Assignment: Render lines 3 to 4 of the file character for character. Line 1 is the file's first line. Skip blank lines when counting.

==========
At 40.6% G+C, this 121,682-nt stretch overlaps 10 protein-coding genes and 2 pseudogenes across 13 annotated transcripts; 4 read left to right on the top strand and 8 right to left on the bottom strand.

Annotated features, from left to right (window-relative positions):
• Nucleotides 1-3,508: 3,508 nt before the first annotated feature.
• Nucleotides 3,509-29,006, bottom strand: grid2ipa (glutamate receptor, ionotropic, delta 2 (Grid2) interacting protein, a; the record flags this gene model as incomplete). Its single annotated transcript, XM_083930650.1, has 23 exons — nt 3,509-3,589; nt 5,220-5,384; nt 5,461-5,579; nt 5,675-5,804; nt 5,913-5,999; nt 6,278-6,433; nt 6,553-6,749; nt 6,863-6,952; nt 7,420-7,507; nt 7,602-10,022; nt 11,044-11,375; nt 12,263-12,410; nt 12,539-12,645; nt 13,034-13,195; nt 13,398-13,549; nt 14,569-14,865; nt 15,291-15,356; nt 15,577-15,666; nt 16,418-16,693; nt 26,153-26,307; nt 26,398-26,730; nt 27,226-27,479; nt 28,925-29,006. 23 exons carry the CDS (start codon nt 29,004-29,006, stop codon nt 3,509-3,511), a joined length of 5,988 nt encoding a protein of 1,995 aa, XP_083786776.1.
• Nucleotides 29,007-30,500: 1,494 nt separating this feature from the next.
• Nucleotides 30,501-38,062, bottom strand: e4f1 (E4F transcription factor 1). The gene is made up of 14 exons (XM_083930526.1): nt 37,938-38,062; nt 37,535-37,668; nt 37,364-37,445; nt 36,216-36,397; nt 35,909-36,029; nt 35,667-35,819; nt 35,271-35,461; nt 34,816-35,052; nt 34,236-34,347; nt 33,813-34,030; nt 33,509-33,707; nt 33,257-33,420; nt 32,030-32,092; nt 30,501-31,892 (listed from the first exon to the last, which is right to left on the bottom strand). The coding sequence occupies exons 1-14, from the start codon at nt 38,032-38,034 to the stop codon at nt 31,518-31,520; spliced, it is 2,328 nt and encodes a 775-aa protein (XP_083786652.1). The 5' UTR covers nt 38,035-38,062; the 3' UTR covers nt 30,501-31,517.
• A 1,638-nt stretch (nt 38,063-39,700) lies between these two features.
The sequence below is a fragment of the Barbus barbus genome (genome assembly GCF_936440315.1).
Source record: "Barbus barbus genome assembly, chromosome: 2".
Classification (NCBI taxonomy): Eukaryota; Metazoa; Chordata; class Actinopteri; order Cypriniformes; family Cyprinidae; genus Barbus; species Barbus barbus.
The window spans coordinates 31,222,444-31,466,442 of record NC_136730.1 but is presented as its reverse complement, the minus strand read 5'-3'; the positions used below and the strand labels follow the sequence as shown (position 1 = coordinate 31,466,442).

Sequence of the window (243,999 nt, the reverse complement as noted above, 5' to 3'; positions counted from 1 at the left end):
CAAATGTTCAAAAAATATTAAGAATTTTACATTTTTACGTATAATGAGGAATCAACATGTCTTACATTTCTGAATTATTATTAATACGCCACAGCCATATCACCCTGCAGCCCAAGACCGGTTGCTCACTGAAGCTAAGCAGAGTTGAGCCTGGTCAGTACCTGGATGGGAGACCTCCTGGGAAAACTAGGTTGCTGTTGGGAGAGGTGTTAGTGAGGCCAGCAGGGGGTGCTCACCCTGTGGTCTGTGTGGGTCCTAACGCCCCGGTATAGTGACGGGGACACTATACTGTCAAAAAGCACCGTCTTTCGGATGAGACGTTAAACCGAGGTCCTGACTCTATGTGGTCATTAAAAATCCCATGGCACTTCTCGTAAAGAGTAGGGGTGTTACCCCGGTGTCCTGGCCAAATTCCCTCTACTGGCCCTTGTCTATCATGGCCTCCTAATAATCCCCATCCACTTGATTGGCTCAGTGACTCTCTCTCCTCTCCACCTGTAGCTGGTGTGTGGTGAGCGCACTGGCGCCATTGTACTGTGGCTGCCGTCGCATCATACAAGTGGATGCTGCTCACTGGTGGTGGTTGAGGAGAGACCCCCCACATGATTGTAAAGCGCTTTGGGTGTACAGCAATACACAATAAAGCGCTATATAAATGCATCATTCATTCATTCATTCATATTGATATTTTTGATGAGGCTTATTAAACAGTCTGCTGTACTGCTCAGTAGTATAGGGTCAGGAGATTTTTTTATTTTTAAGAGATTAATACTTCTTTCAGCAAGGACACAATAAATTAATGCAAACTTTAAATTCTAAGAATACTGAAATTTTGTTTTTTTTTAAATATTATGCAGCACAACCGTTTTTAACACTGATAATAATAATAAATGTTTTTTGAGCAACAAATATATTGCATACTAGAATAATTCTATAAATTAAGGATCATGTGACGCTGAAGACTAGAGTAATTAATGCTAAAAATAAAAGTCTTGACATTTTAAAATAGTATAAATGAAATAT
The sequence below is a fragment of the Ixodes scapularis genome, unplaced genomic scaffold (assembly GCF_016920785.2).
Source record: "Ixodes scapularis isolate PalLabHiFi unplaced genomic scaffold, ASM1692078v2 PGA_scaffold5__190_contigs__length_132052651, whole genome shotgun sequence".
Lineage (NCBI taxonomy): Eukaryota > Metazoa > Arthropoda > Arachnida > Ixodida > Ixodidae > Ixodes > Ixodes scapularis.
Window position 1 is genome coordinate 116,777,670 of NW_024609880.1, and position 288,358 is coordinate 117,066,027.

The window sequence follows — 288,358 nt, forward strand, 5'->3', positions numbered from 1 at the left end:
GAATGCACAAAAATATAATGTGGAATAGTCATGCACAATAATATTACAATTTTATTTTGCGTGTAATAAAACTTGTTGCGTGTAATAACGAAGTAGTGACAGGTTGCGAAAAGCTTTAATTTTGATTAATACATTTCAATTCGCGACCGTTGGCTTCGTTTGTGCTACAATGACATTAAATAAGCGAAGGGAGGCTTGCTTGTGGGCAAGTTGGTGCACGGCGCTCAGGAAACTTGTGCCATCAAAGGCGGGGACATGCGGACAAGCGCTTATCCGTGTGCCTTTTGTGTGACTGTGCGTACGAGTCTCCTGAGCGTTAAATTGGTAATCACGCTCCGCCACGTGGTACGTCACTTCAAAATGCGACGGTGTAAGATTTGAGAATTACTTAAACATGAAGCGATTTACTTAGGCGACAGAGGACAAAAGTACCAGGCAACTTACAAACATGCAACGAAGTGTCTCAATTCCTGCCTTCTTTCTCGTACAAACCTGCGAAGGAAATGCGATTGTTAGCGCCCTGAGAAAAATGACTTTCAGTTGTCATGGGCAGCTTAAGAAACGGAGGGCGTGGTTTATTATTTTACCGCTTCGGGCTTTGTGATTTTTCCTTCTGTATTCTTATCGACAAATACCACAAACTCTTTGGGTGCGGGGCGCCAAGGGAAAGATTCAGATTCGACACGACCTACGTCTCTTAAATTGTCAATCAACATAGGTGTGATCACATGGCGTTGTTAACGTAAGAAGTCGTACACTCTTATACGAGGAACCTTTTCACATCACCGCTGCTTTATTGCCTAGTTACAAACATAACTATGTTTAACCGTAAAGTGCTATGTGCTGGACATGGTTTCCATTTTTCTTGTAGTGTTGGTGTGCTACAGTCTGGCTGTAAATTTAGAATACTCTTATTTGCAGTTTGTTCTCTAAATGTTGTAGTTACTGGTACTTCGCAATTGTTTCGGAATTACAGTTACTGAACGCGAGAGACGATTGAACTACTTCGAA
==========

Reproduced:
• Nucleotides 1-3,508: 3,508 nt before the first annotated feature.
• Nucleotides 3,509-29,006, bottom strand: grid2ipa (glutamate receptor, ionotropic, delta 2 (Grid2) interacting protein, a; the record flags this gene model as incomplete). Its single annotated transcript, XM_083930650.1, has 23 exons — nt 3,509-3,589; nt 5,220-5,384; nt 5,461-5,579; nt 5,675-5,804; nt 5,913-5,999; nt 6,278-6,433; nt 6,553-6,749; nt 6,863-6,952; nt 7,420-7,507; nt 7,602-10,022; nt 11,044-11,375; nt 12,263-12,410; nt 12,539-12,645; nt 13,034-13,195; nt 13,398-13,549; nt 14,569-14,865; nt 15,291-15,356; nt 15,577-15,666; nt 16,418-16,693; nt 26,153-26,307; nt 26,398-26,730; nt 27,226-27,479; nt 28,925-29,006. 23 exons carry the CDS (start codon nt 29,004-29,006, stop codon nt 3,509-3,511), a joined length of 5,988 nt encoding a protein of 1,995 aa, XP_083786776.1.